This is one of Vietri’s crowning jewels, a field blend red of barbera, malvasia nero, charbono, petit verdot, carmine, teroldego, lagrein, and sagrantino coming from black mushroom soils and vines that are 10-17 years old. The yields are limited to produce the best, most concentrated berries that the vineyard can offer. The wine is aged in a unique combination of Burgundy and Pennsylvania oak for 27 months. This blend is named Mahogany, because it is a dark, bold, and luscious wine, in color, aroma, and mouthfeel. The mushroom soil terroir dominates the nose and palate, offering a plethora of earthiness and black fruits. This is the choice for meaty dishes such as lamb, prime rib, and meats prepared in reduction sauces. The recommended decanting time is four to twelve hours. 126 cases produced. Flavor peak around 4-10 years.
My visits to Va La, while always wine-centric, also allow me to capture the human and the family behind the bottle. Vietri is simply a delightful conversationalist and teacher. I discovered randomly that his favorite sports teams are the Knicks, the Raiders, and the Cardinals. I also learned that he has lived around the world, including Italy, Southern California, and Avondale, which indicates that he has come full circle, back to the family fold, now raising the fifth generation of the Vietri family, his daughter, Sofia, with his wife Karen (Ren).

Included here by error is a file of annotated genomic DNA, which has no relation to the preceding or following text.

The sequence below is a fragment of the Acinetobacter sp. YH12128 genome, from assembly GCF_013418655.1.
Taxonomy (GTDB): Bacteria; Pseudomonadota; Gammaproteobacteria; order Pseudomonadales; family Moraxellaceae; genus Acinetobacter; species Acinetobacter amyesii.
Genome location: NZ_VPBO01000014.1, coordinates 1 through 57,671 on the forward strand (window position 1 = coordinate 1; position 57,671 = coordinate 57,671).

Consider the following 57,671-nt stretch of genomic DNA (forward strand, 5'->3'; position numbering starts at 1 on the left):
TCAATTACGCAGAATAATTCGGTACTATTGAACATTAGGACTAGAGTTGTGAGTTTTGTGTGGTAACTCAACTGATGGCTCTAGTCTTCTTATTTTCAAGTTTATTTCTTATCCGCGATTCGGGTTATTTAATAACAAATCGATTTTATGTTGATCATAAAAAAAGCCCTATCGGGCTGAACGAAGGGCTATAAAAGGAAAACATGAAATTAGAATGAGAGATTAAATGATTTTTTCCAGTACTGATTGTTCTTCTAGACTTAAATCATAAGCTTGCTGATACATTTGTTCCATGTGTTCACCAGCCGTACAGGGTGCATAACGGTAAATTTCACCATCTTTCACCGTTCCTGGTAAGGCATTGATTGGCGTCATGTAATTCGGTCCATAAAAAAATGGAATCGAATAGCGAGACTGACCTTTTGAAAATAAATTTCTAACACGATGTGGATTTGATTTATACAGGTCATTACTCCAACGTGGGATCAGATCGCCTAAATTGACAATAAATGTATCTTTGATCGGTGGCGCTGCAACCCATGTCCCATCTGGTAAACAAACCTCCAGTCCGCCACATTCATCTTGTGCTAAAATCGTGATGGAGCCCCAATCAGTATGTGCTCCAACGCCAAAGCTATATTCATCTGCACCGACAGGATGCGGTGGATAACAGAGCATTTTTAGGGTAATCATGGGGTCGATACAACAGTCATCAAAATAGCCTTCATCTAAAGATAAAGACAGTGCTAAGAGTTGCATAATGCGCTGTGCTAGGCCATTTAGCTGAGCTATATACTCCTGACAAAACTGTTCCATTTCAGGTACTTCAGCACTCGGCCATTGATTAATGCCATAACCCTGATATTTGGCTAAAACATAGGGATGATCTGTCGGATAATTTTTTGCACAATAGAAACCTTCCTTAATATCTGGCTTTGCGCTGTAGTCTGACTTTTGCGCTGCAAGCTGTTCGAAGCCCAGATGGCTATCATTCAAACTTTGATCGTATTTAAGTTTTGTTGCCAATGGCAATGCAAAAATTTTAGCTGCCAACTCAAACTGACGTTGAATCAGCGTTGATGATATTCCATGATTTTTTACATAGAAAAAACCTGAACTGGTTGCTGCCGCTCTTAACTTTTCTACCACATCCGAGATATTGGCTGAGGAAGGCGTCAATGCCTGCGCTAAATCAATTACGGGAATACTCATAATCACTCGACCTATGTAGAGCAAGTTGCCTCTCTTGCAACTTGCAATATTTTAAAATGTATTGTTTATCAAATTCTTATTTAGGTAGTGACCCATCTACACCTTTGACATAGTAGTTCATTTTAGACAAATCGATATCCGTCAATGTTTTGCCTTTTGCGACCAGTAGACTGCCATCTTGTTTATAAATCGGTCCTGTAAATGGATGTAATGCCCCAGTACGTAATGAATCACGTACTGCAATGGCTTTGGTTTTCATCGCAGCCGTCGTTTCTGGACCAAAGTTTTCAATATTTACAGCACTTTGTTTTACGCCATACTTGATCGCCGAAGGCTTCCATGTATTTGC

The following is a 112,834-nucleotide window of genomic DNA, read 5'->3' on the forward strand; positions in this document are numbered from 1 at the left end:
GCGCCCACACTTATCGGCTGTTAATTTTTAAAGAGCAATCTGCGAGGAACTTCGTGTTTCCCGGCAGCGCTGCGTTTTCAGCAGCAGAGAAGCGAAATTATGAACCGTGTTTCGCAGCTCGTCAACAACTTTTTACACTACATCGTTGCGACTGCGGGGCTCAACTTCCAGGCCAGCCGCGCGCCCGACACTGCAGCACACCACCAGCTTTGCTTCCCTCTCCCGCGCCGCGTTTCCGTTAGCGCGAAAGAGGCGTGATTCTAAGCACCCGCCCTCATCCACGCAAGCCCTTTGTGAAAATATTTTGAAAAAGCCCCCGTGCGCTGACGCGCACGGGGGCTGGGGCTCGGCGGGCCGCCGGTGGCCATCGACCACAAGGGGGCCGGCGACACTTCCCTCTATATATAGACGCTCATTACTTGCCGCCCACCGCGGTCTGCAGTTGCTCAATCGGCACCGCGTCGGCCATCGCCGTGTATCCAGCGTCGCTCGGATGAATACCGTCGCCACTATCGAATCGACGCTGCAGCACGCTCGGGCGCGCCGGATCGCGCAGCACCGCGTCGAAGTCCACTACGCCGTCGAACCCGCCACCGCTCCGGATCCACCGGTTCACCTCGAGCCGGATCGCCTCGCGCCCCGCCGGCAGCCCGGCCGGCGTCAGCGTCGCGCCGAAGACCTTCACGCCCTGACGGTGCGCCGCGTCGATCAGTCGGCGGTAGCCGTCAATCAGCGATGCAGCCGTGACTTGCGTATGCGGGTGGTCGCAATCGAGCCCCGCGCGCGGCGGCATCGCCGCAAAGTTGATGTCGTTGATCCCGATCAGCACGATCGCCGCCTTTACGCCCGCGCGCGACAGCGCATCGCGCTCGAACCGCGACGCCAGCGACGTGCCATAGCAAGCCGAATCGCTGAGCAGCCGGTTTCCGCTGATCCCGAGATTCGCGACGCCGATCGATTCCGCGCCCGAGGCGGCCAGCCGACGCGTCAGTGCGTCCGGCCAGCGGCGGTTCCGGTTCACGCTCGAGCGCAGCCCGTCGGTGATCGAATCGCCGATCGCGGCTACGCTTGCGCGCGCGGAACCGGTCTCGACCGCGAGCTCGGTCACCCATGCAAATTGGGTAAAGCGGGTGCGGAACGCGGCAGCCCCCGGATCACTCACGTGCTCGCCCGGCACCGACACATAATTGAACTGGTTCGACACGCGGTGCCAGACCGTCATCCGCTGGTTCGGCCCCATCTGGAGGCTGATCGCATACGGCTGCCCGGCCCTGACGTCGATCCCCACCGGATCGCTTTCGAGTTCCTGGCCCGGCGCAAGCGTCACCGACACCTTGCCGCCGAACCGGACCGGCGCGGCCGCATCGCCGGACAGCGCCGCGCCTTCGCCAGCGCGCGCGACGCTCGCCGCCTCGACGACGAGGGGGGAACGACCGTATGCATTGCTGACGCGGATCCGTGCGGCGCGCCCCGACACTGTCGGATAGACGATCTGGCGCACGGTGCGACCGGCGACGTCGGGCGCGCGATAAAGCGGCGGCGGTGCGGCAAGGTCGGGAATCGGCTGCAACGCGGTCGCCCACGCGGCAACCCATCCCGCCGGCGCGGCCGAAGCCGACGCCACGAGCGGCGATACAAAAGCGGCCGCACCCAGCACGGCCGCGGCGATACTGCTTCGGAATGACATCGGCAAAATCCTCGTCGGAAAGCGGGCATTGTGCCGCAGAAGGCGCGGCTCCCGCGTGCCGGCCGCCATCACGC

For those who are interested in keeping up with Va La Vineyards, you will be happy to know that there is a newsletter, as well as a presence on Facebook and Twitter. The winery newsletter is purposeful, sent periodically to announce a new release, an update on wine availability, and to share some of the good press that the winery is receiving, all with a massive dose of humor. It’s not often I recommend newsletters, but this is one to which one should subscribe. Better yet, if you have the opportunity, please make the choice to va la, go there. A visit and tasting will remove any preconceived notions you may have about winemaking in Pennsylvania. Be warned, though: Vietri has set the bar high for producers, not only in Pennsylvania, but around the world.
You have to choose the best, every day, without compromise…guided by your own virtue and highest ambition. ~ Philippa Gregory